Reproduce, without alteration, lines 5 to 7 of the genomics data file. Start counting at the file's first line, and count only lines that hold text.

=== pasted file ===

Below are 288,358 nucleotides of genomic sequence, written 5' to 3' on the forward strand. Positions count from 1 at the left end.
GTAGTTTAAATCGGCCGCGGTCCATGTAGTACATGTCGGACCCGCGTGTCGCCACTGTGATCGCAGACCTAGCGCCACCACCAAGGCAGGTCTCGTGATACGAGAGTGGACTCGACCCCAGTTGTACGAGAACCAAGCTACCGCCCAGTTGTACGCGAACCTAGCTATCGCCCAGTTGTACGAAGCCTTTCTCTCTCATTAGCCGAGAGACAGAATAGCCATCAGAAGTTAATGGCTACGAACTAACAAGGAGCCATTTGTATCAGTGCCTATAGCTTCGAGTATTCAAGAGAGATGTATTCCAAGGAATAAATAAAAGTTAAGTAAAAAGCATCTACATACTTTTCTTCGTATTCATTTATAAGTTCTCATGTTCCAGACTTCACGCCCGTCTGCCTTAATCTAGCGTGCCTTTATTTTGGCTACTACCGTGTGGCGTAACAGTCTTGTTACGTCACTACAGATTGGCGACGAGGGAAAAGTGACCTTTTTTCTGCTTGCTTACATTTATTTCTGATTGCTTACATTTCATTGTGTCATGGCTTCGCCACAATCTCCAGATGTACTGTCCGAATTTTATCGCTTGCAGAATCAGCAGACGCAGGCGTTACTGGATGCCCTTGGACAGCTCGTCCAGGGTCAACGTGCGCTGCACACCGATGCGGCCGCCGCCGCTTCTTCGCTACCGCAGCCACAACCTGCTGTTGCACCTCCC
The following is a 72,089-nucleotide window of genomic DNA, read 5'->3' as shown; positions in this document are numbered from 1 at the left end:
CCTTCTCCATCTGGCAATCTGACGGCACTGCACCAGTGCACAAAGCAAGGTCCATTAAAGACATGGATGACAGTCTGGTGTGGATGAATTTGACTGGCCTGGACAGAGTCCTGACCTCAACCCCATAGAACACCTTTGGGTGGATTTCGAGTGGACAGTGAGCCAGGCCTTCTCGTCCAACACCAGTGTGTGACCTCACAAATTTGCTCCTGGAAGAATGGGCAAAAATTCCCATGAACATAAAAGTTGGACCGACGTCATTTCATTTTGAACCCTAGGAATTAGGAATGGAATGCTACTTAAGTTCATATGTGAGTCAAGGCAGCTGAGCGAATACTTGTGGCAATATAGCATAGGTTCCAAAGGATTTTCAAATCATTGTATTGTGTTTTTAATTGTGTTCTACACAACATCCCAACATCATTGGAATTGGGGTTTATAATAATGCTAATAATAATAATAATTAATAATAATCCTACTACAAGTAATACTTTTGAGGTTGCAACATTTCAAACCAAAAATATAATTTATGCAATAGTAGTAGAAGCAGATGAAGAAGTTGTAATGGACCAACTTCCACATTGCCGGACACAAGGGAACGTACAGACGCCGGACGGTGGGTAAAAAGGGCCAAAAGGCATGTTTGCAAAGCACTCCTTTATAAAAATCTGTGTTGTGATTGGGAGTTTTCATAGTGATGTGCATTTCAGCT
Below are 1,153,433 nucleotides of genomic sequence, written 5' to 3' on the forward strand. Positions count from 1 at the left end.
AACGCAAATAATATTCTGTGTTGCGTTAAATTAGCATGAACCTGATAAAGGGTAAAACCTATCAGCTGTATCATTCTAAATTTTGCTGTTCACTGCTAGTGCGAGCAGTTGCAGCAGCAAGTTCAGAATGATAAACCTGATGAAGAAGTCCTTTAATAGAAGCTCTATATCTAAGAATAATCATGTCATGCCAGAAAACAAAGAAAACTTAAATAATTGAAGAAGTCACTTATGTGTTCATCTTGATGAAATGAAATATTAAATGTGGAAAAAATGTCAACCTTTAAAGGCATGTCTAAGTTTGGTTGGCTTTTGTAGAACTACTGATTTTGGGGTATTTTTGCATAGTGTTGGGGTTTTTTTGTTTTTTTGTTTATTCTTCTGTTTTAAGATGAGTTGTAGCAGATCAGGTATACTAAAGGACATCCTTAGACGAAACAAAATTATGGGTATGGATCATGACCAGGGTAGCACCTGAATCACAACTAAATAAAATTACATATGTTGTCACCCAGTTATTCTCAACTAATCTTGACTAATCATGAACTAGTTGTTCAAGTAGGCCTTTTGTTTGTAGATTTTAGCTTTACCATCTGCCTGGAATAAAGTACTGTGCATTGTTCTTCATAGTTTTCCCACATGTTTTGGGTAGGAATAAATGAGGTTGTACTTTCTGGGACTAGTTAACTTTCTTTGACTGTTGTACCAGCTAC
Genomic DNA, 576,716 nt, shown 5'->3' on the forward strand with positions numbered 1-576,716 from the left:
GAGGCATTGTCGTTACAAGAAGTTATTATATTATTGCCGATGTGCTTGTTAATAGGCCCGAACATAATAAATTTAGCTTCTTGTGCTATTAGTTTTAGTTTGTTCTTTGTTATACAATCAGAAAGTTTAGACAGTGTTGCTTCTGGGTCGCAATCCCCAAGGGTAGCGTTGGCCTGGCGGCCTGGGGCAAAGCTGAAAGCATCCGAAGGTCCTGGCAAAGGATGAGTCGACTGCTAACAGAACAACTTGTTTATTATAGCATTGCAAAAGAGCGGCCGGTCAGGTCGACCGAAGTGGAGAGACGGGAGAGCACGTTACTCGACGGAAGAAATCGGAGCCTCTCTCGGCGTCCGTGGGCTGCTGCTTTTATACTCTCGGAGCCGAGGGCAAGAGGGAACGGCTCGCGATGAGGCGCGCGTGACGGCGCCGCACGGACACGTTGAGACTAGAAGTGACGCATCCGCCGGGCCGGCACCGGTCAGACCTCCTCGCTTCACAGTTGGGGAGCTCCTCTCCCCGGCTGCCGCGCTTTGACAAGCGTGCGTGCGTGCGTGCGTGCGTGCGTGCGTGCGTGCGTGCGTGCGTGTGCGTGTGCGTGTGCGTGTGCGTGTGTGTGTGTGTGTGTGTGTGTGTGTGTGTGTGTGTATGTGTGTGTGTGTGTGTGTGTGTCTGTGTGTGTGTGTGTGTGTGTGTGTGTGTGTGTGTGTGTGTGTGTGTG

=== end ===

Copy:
Below are 1,153,433 nucleotides of genomic sequence, written 5' to 3' on the forward strand. Positions count from 1 at the left end.
AACGCAAATAATATTCTGTGTTGCGTTAAATTAGCATGAACCTGATAAAGGGTAAAACCTATCAGCTGTATCATTCTAAATTTTGCTGTTCACTGCTAGTGCGAGCAGTTGCAGCAGCAAGTTCAGAATGATAAACCTGATGAAGAAGTCCTTTAATAGAAGCTCTATATCTAAGAATAATCATGTCATGCCAGAAAACAAAGAAAACTTAAATAATTGAAGAAGTCACTTATGTGTTCATCTTGATGAAATGAAATATTAAATGTGGAAAAAATGTCAACCTTTAAAGGCATGTCTAAGTTTGGTTGGCTTTTGTAGAACTACTGATTTTGGGGTATTTTTGCATAGTGTTGGGGTTTTTTTGTTTTTTTGTTTATTCTTCTGTTTTAAGATGAGTTGTAGCAGATCAGGTATACTAAAGGACATCCTTAGACGAAACAAAATTATGGGTATGGATCATGACCAGGGTAGCACCTGAATCACAACTAAATAAAATTACATATGTTGTCACCCAGTTATTCTCAACTAATCTTGACTAATCATGAACTAGTTGTTCAAGTAGGCCTTTTGTTTGTAGATTTTAGCTTTACCATCTGCCTGGAATAAAGTACTGTGCATTGTTCTTCATAGTTTTCCCACATGTTTTGGGTAGGAATAAATGAGGTTGTACTTTCTGGGACTAGTTAACTTTCTTTGACTGTTGTACCAGCTAC
Genomic DNA, 576,716 nt, shown 5'->3' on the forward strand with positions numbered 1-576,716 from the left: